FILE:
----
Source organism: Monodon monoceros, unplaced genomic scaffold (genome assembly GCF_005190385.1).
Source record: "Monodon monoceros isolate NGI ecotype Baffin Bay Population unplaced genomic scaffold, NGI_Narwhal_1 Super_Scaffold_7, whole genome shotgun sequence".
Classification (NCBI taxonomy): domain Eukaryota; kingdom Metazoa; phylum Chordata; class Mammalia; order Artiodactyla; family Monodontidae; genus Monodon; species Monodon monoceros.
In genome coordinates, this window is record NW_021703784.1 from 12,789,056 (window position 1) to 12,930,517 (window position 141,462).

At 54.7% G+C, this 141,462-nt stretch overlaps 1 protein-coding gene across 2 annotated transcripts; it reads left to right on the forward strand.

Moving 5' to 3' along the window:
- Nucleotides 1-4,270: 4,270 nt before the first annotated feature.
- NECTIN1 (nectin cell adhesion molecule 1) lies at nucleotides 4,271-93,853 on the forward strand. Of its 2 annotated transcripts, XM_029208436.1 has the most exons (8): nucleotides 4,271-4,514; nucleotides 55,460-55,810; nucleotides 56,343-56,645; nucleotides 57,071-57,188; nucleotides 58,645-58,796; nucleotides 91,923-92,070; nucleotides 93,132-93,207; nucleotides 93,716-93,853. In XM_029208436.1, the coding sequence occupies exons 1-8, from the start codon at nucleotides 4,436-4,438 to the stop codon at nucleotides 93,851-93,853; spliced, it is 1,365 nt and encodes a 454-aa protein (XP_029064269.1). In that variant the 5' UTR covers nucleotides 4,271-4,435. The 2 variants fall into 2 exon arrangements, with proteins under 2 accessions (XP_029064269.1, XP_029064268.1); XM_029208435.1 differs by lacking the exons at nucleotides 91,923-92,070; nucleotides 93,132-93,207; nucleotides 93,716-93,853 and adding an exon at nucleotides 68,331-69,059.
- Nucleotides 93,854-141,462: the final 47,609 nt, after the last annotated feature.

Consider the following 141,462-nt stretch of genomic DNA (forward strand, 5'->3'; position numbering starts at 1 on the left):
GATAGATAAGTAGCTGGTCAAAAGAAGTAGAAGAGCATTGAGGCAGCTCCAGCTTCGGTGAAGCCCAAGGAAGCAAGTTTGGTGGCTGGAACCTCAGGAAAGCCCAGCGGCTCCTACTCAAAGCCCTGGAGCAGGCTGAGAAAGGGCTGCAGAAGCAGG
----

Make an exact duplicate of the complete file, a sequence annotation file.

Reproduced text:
Source organism: Monodon monoceros, unplaced genomic scaffold (genome assembly GCF_005190385.1).
Source record: "Monodon monoceros isolate NGI ecotype Baffin Bay Population unplaced genomic scaffold, NGI_Narwhal_1 Super_Scaffold_7, whole genome shotgun sequence".
Classification (NCBI taxonomy): domain Eukaryota; kingdom Metazoa; phylum Chordata; class Mammalia; order Artiodactyla; family Monodontidae; genus Monodon; species Monodon monoceros.
In genome coordinates, this window is record NW_021703784.1 from 12,789,056 (window position 1) to 12,930,517 (window position 141,462).

At 54.7% G+C, this 141,462-nt stretch overlaps 1 protein-coding gene across 2 annotated transcripts; it reads left to right on the forward strand.

Moving 5' to 3' along the window:
- Nucleotides 1-4,270: 4,270 nt before the first annotated feature.
- NECTIN1 (nectin cell adhesion molecule 1) lies at nucleotides 4,271-93,853 on the forward strand. Of its 2 annotated transcripts, XM_029208436.1 has the most exons (8): nucleotides 4,271-4,514; nucleotides 55,460-55,810; nucleotides 56,343-56,645; nucleotides 57,071-57,188; nucleotides 58,645-58,796; nucleotides 91,923-92,070; nucleotides 93,132-93,207; nucleotides 93,716-93,853. In XM_029208436.1, the coding sequence occupies exons 1-8, from the start codon at nucleotides 4,436-4,438 to the stop codon at nucleotides 93,851-93,853; spliced, it is 1,365 nt and encodes a 454-aa protein (XP_029064269.1). In that variant the 5' UTR covers nucleotides 4,271-4,435. The 2 variants fall into 2 exon arrangements, with proteins under 2 accessions (XP_029064269.1, XP_029064268.1); XM_029208435.1 differs by lacking the exons at nucleotides 91,923-92,070; nucleotides 93,132-93,207; nucleotides 93,716-93,853 and adding an exon at nucleotides 68,331-69,059.
- Nucleotides 93,854-141,462: the final 47,609 nt, after the last annotated feature.

Consider the following 141,462-nt stretch of genomic DNA (forward strand, 5'->3'; position numbering starts at 1 on the left):
GATAGATAAGTAGCTGGTCAAAAGAAGTAGAAGAGCATTGAGGCAGCTCCAGCTTCGGTGAAGCCCAAGGAAGCAAGTTTGGTGGCTGGAACCTCAGGAAAGCCCAGCGGCTCCTACTCAAAGCCCTGGAGCAGGCTGAGAAAGGGCTGCAGAAGCAGG